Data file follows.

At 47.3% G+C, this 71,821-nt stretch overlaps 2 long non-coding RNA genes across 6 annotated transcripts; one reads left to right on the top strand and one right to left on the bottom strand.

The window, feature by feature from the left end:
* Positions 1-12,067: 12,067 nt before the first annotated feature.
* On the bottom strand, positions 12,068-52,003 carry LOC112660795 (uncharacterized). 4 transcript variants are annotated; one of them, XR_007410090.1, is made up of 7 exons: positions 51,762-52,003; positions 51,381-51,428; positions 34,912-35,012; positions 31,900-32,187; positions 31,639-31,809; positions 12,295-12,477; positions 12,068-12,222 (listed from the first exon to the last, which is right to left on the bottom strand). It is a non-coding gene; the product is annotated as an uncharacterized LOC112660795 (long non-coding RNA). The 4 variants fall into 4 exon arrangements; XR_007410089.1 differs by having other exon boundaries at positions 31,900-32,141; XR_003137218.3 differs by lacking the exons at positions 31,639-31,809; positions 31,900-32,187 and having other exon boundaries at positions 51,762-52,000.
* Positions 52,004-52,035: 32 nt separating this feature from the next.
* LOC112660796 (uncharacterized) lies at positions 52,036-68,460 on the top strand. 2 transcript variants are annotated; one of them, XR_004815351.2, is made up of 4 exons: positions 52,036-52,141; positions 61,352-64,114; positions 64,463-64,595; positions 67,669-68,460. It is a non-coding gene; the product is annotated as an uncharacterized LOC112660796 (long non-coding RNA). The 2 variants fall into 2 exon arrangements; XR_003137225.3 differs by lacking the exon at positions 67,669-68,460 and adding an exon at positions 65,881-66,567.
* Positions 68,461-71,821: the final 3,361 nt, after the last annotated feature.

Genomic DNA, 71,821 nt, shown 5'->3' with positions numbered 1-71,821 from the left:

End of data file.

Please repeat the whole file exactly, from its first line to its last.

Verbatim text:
At 47.3% G+C, this 71,821-nt stretch overlaps 2 long non-coding RNA genes across 6 annotated transcripts; one reads left to right on the top strand and one right to left on the bottom strand.

The window, feature by feature from the left end:
* Positions 1-12,067: 12,067 nt before the first annotated feature.
* On the bottom strand, positions 12,068-52,003 carry LOC112660795 (uncharacterized). 4 transcript variants are annotated; one of them, XR_007410090.1, is made up of 7 exons: positions 51,762-52,003; positions 51,381-51,428; positions 34,912-35,012; positions 31,900-32,187; positions 31,639-31,809; positions 12,295-12,477; positions 12,068-12,222 (listed from the first exon to the last, which is right to left on the bottom strand). It is a non-coding gene; the product is annotated as an uncharacterized LOC112660795 (long non-coding RNA). The 4 variants fall into 4 exon arrangements; XR_007410089.1 differs by having other exon boundaries at positions 31,900-32,141; XR_003137218.3 differs by lacking the exons at positions 31,639-31,809; positions 31,900-32,187 and having other exon boundaries at positions 51,762-52,000.
* Positions 52,004-52,035: 32 nt separating this feature from the next.
* LOC112660796 (uncharacterized) lies at positions 52,036-68,460 on the top strand. 2 transcript variants are annotated; one of them, XR_004815351.2, is made up of 4 exons: positions 52,036-52,141; positions 61,352-64,114; positions 64,463-64,595; positions 67,669-68,460. It is a non-coding gene; the product is annotated as an uncharacterized LOC112660796 (long non-coding RNA). The 2 variants fall into 2 exon arrangements; XR_003137225.3 differs by lacking the exon at positions 67,669-68,460 and adding an exon at positions 65,881-66,567.
* Positions 68,461-71,821: the final 3,361 nt, after the last annotated feature.

Genomic DNA, 71,821 nt, shown 5'->3' with positions numbered 1-71,821 from the left: